In 1958 O’Connor and a group of friends met at her house to discuss the book Fear and Trembling by the Danish philosopher SørenKierkegaard.  This book focuses on Abraham’s readiness to sacrifice his only son Isaac at God’s command, an act that Kierkegaard highlighted as being contrary to all social and ethical norms as well as being terribly at odds with parental love. In Kierkegaard’s telling, Abraham, his vocation clear to himself, stands absolutely alone before God, his sacrificial act misunderstood by outsiders. 

Kierkegaard anticipated that his own life’s work would be misunderstood and derided, especially by intellectuals and academics. He was correct. Kierkegaard was cancelled for the entire Soviet period in Russia and in many of the Iron Curtain states. Ukrainian scholar Viktorya Trostohon reminds us, “The Soviet era circumvented Kierkegaard completely, for his philosophy was perceived and even branded as religious, and there was no place for any religion in the USSR.”

Cancel culture is as old as humanity’s desire to punish those in disagreement with currently-dominant ideas.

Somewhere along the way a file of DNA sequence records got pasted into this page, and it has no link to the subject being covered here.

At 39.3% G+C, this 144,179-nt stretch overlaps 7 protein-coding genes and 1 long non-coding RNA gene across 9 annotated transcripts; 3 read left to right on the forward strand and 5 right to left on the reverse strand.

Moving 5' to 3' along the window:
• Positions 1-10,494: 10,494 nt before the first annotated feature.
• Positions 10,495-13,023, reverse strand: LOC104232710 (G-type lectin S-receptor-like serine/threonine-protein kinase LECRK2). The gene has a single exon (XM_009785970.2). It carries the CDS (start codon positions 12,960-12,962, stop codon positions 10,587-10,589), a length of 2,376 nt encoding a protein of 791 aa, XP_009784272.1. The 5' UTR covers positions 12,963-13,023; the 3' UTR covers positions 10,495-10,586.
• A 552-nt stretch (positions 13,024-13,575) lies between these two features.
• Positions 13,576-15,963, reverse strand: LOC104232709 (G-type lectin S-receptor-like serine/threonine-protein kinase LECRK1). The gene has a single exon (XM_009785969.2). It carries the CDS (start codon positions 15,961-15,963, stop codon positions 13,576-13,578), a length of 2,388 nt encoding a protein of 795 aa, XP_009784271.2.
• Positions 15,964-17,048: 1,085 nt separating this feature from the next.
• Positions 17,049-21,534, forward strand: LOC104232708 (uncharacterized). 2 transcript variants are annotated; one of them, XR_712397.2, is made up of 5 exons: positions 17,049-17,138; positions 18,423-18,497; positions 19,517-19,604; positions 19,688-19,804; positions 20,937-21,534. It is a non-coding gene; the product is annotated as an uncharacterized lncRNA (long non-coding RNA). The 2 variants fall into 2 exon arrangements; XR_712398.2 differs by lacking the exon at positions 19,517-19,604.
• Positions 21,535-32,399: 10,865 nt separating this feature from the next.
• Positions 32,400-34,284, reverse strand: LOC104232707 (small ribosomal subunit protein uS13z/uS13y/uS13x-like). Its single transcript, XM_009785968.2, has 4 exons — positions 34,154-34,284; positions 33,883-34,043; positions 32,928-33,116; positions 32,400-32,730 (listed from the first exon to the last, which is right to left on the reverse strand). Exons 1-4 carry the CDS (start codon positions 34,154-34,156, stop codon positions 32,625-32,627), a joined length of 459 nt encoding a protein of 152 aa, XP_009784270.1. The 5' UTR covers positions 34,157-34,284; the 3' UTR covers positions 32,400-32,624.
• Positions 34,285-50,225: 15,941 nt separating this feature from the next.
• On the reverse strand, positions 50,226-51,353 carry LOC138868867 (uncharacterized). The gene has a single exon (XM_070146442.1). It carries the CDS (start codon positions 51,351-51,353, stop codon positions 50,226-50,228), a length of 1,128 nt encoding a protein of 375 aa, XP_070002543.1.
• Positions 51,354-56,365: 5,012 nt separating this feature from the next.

Vocation and legacy

Flannery O’Connor understood, like Kierkegaard, that an artist’s legacy is outside his control. Indeed, both O’Connor and Kierkegaard insisted it wasn’t any of the artist’s business. Each wanted only to fulfil faithfully their creative vocation. What happened to their work was in God’s hands.  O’Connor wrote to a friend:

When you write a novel, if you have to be honest about it and if your conscience is clear, then it seems to me that you have to leave the rest in God’s hands. When the book leaves your hands, it belongs to God. He might use it to save a few souls or to try a few others, but I think for a writer to worry about this is to take over God’s business.

Kierkegaard understood that the choices made by an individual in pursuit of his Christian vocation would likely provoke opposition. The consequent suffering could even be welcomed as a valuable means of edification.

Never forget that the devout wise man wishes no stroke of adversity to be taken away when it comes his way, because he cannot know whether or not it may be good for him. Never forget that the devout wise man wins his most beautiful of victories, when the powerful one who had persecuted him wishes, so to speak, to release him, and the wise man replies: “I cannot unconditionally wish to be released, for I cannot know for certain that the persecution might not be good for me.”

The circus of unexpected results